198 Orchard Street
AUGUST 13, 2013



In 1998, Chef Marc Gimarché opened Sabbatik, a restaurant which is closed two days for every day it remains open. It was open for fourteen days in September, reopened in November, where it was open until December, then closed until February, where it stayed open for six months, closed for an entire year, re-opened for four months, closed for eight . . .

I knew when I first heard about Gimarché that if I was going to make a living as a food critic, I had to eat at Sabbatik. That was easier assumed than done. In 1999 I was late, due to the fact that I had a child’s understanding of the subway system, particularly if that child had grown up across the country and was raised by coyotes. I didn’t think I would even get a second chance, but after a year of phone calls, I learned that my reservation was four years later.

Then in 2004 I was delayed by the New York City blackout—and had to wait a year after that because, citywide blackout or no, Sabbatik could not stay open.

Dining at Sabbatik became an obsession, and despite serious obstacles, I believed that one day I would be seated at Sabbatik's table, sampling food that I had read about for years (and in many cases, re-read).

Gimarche’s cuisine had been described as a revelation, and his premise was simple: “Food is hard to make. Not good food, all food. It is hard to make for the same reasons that make it hard to do anything well. I have devoted the first part of my life to the study of good food, and now I will devote my life to rest. Anyone who has tasted my food will understand why.”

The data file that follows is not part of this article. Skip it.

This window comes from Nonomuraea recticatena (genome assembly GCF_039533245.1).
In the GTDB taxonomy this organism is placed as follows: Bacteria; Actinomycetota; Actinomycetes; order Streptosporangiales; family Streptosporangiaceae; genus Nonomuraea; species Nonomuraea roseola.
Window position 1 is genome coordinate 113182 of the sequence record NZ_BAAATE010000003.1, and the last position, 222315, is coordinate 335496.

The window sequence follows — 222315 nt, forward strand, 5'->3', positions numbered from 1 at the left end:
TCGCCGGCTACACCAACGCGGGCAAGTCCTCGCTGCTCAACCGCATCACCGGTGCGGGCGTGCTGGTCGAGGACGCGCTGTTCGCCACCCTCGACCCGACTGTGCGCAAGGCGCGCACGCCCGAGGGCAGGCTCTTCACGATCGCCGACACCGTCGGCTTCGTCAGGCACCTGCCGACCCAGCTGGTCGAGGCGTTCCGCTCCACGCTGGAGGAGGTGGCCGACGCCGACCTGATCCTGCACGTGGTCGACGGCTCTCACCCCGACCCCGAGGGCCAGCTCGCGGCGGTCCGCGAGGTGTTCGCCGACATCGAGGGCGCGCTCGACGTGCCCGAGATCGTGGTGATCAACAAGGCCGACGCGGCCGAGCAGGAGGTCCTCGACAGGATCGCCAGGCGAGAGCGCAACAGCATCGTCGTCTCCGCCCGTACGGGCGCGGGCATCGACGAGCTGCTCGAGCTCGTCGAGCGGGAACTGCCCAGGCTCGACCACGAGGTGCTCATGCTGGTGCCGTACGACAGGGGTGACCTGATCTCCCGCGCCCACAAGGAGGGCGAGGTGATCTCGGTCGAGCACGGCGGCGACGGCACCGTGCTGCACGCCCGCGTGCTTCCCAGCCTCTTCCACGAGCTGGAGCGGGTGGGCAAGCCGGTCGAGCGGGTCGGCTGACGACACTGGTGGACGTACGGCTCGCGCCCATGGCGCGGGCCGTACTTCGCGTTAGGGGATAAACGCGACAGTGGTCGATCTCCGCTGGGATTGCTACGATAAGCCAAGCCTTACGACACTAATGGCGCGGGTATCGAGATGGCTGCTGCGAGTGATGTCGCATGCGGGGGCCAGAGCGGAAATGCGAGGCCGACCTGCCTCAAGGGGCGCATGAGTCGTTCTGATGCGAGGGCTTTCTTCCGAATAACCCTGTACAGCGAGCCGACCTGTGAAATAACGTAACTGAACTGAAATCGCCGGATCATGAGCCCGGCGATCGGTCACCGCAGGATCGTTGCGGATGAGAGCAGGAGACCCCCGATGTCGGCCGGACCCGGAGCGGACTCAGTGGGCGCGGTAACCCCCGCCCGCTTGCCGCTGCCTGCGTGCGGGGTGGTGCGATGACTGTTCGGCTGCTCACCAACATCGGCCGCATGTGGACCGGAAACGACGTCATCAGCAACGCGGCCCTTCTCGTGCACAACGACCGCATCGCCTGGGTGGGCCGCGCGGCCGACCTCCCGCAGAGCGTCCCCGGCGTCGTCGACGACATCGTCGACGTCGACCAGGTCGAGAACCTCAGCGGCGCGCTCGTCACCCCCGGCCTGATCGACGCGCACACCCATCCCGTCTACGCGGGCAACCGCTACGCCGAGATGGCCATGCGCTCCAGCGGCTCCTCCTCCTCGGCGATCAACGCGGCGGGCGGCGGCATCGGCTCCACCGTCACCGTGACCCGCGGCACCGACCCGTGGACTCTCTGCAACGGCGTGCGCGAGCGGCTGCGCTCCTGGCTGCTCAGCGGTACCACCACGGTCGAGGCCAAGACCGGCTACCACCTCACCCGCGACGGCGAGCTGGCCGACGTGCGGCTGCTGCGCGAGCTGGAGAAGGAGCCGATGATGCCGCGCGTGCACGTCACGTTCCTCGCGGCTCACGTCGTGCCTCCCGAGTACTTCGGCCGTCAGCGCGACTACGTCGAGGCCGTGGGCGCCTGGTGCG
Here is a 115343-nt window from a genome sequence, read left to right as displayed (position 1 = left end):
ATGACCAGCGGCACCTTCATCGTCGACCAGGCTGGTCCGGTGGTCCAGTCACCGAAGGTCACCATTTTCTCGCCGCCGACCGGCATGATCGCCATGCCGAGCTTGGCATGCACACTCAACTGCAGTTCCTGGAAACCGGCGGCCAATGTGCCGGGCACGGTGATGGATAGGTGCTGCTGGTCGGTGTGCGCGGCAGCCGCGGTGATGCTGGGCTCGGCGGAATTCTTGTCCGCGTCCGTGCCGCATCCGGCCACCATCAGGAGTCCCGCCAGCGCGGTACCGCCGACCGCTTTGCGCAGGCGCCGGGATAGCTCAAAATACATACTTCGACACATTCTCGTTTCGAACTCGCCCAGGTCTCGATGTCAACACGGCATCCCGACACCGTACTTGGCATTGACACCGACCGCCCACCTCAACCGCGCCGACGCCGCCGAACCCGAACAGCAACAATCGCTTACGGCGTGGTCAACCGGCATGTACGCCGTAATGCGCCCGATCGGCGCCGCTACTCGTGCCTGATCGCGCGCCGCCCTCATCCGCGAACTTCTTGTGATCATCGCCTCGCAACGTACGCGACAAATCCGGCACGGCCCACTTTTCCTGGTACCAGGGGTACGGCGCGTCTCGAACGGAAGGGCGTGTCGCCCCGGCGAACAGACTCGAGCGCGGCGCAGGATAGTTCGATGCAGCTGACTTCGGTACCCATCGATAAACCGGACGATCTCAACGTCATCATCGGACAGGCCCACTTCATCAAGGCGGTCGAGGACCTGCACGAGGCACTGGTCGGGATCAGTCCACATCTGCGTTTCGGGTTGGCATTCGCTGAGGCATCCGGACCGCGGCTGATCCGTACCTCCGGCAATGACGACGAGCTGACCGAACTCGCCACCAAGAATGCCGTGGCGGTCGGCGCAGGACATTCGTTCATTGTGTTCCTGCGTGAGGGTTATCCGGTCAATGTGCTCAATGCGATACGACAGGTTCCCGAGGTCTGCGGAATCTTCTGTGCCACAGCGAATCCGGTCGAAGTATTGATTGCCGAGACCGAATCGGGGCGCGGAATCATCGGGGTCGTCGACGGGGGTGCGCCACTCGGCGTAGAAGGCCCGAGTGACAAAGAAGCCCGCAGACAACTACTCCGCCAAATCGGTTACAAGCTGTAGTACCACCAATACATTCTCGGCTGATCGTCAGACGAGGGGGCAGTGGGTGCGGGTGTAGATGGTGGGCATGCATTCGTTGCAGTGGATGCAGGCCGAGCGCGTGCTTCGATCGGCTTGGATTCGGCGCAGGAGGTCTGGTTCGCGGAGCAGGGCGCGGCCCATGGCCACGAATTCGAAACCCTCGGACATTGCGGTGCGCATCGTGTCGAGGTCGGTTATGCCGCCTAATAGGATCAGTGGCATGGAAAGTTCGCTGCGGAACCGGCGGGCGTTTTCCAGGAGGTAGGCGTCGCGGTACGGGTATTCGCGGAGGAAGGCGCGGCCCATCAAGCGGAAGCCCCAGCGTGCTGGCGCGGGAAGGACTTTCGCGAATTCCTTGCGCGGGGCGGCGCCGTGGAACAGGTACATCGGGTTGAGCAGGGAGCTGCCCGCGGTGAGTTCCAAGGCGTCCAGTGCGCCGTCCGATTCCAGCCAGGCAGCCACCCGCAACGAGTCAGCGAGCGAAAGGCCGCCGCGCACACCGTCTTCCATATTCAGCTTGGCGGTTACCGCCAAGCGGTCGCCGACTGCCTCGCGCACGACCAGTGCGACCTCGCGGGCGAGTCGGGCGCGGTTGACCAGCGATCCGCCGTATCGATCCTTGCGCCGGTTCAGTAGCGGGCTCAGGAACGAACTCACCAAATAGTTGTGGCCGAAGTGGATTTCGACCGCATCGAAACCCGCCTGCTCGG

There was no menu, only small dishes prepared and brought to the table with the most terse of descriptions.

Gimarché passed away two days ago, hit by a bus, in Queens. The family who ran the grocery that he frequented had no idea who he was. They were mostly confused by the idea of having a restaurant that was more closed than open.

In some ways I’m glad I didn’t get the opportunity to try Sabbatik. If Gimarché had an off-day, if I just didn't agree with his sensibilities, I would have been disappointed. I might have even questioned my calling as a food critic.

But then there is just the sense of life’s incompleteness, the things that we never get to experience—the ones we know about, anyway.



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